First, it gives you a deeper understanding of how varying levels of technology are utilized and repurposed. Quite often, you’ll find that the gear fails before they would ever stop using it, as they’re great at finding ways to repurpose technology again and again as they make new upgrades and purchases.
Second, it provides a reference point for when and how to introduce upgrades and replacement of technology. No one expects a particular console to last forever, so help the church understand the usable lifespan of your technology so that they can amortize the initial cost out over the lifespan of that product, in not only years, but in the number of services it will likely handle before it’s time to upgrade it. Considering the huge number of churches with multiple services (and even multiple venues and campuses), it’s not unreasonable for a church to have over 250 services/special events in their venues per year — and some with many more than that!
You’ll also help them see how they can “pass down” today’s technology to either other ministries (such as youth) or even other churches. The value of repurposed equipment can also be a factor in helping to establish a realistic amortization schedule.
Think of it this way: a $50,000 product that can fit an environment for five years (at five services/events per week) before an upgrade is necessary would, amortized, costs $40 per service. Forty bucks! Pretty much every church would pay $40 per service to have the right technology in place to meet their current and foreseeable future needs!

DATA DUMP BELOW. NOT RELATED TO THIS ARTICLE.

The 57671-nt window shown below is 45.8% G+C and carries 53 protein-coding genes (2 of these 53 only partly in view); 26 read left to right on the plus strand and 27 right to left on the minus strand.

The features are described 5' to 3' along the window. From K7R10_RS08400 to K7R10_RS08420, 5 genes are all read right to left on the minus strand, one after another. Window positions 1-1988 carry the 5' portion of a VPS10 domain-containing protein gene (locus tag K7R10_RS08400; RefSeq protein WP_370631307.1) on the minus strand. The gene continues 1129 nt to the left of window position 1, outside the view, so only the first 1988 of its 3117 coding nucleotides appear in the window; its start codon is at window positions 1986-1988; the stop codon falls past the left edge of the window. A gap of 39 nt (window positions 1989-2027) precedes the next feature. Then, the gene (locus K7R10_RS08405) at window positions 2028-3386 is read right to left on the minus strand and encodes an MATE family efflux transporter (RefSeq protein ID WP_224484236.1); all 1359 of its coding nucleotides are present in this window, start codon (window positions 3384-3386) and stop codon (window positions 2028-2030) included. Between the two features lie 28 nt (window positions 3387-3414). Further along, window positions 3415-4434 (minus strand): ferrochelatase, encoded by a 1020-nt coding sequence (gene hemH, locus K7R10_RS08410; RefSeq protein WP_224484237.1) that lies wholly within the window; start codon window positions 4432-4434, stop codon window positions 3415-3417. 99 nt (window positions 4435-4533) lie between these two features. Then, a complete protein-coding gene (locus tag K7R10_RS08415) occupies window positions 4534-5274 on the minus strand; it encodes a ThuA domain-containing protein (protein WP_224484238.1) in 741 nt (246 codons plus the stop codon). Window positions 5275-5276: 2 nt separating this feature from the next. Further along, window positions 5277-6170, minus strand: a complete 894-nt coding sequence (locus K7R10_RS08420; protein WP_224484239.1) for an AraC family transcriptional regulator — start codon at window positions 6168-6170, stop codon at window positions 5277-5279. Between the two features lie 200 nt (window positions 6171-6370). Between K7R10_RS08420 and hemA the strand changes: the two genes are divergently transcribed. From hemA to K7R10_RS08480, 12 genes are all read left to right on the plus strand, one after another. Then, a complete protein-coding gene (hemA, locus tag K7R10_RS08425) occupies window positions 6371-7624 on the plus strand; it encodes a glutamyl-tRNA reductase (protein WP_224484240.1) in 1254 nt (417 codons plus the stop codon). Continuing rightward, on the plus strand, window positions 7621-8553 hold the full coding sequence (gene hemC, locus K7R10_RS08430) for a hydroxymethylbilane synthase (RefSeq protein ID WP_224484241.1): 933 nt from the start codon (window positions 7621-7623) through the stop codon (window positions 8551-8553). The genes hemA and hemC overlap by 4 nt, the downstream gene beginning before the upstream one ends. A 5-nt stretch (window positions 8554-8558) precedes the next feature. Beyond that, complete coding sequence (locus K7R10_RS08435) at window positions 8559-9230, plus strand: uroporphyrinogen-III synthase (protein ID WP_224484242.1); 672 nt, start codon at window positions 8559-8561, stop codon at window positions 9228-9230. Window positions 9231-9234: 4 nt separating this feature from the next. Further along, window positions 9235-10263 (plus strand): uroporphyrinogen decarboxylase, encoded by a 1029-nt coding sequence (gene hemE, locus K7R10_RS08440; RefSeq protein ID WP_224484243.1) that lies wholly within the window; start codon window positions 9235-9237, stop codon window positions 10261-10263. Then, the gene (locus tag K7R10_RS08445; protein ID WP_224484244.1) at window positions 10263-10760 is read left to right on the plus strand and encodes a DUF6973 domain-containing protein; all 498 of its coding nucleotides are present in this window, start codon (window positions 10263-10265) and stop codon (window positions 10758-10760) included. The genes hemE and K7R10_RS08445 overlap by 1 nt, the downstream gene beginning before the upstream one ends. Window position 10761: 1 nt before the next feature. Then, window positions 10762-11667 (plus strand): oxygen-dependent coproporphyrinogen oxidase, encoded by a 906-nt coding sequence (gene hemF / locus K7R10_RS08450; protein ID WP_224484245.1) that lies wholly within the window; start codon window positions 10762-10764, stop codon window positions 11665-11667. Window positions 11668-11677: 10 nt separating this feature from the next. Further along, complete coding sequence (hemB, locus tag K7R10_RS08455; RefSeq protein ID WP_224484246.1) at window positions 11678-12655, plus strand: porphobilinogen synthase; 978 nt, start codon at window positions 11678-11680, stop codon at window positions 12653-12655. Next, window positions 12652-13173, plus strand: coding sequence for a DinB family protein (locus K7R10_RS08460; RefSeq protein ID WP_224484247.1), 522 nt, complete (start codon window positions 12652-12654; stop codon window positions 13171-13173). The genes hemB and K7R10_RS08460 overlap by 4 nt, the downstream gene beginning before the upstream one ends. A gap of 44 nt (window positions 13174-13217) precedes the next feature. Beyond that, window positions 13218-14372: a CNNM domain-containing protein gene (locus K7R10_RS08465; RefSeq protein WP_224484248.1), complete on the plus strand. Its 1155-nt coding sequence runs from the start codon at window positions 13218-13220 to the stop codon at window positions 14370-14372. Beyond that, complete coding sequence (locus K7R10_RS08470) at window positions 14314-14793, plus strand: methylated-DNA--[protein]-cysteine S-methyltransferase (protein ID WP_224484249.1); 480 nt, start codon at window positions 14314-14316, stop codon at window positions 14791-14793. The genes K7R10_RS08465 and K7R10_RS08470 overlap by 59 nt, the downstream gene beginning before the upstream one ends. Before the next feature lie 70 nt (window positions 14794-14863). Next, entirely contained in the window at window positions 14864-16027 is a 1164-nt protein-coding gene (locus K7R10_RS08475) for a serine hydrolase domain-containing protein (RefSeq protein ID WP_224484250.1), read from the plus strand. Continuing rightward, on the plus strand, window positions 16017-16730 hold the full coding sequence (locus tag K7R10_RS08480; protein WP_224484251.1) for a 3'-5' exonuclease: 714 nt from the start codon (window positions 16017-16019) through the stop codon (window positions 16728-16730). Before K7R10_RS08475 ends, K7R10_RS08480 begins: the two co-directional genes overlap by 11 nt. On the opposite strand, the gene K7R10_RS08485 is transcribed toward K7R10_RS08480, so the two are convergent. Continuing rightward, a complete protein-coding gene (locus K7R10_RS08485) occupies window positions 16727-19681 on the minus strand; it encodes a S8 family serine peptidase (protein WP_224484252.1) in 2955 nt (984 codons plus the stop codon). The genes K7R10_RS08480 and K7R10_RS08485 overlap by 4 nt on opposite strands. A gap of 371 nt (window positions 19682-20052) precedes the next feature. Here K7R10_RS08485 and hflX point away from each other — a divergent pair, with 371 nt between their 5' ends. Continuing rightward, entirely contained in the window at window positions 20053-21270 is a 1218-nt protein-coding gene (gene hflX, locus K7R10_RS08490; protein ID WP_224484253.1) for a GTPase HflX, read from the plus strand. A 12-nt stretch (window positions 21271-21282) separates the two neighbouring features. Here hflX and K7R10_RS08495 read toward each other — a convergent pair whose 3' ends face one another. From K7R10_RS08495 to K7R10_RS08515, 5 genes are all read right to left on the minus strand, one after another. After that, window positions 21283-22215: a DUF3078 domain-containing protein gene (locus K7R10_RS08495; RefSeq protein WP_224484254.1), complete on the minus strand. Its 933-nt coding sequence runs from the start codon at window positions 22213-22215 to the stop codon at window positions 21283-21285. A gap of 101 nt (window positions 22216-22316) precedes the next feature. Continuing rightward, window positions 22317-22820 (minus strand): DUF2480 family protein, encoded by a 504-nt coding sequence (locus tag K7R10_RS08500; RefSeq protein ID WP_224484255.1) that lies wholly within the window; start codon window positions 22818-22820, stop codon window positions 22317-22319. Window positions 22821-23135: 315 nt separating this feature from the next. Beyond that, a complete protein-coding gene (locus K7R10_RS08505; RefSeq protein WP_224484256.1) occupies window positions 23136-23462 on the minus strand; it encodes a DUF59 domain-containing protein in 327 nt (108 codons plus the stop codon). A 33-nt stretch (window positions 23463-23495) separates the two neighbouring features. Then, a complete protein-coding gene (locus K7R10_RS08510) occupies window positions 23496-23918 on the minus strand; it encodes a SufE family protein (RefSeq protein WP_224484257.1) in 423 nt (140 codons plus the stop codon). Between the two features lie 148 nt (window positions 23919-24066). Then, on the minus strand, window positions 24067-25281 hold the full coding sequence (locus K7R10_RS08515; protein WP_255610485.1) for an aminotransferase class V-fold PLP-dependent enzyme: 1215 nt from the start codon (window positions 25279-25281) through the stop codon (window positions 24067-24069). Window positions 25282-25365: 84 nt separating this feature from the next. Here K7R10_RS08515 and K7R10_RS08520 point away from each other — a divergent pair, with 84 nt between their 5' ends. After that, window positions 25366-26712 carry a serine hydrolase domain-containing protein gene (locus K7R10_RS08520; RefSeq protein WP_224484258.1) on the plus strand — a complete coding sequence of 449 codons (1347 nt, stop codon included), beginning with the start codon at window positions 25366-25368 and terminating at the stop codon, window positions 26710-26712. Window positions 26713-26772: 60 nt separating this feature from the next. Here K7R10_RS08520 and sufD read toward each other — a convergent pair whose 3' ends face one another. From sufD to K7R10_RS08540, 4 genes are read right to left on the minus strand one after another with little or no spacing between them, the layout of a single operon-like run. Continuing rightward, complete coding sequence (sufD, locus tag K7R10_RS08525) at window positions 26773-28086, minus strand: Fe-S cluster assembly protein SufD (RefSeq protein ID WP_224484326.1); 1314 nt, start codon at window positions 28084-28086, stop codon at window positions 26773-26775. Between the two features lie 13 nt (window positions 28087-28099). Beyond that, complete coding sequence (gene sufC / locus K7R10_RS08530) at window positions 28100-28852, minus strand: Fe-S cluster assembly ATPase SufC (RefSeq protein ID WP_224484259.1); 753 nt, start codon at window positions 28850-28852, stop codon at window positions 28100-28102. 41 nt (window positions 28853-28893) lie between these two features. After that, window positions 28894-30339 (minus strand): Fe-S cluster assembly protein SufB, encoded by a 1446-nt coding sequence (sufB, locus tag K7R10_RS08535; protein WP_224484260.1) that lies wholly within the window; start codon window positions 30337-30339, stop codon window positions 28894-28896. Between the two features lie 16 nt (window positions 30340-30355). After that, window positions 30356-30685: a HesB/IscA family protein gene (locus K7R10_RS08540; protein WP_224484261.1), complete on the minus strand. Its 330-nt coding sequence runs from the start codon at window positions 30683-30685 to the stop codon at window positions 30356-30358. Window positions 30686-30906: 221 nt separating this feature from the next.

Making R.O.I. Self-Calculating
It’s obvious that providing a cost estimator tool on your website/in the hands of your sales team that allows the church to add in variables such as minimum and maximum (based on preset values) years of expected operation and the number of times per week/month/year the gear will be used is a simple way to help the church self-realize the R.O.I. of a purchase.
But why stop there? Extend the life of a product with a service contract and include expendables (some amount per year) as part of the initial purchase (again, with amortization tools) to provide them with both a better understanding of up front costs and the costs associated with ownership.
Lest you think I’ve shifted my original position on making value more important than price, here’s how this all comes together: the price is what something is after you’ve determined the value you can get that meets your immediate and long term needs. You can help the buyer arrive at the price by making the value (and calculating the true R.O.I.) the initial — and most important — part of the conversation.
Ideally, it’d be great to have not only a way to register a new product online, but to also help the client keep up with maintenance reminders, software/firmware updates, replacement parts and their total cost of ownership over the life of a product. By the way, this would help the church immensely when purchasing insurance, as these amortization tables will likely help them to get a better rate from their insurer.
Selling to the church market has some complexities, but the week-in, week-out consistency of their technology operation also makes churches more predictable when it comes to selling and promoting your value proposition.
How is your firm helping church clients see the long-term value of your products and services?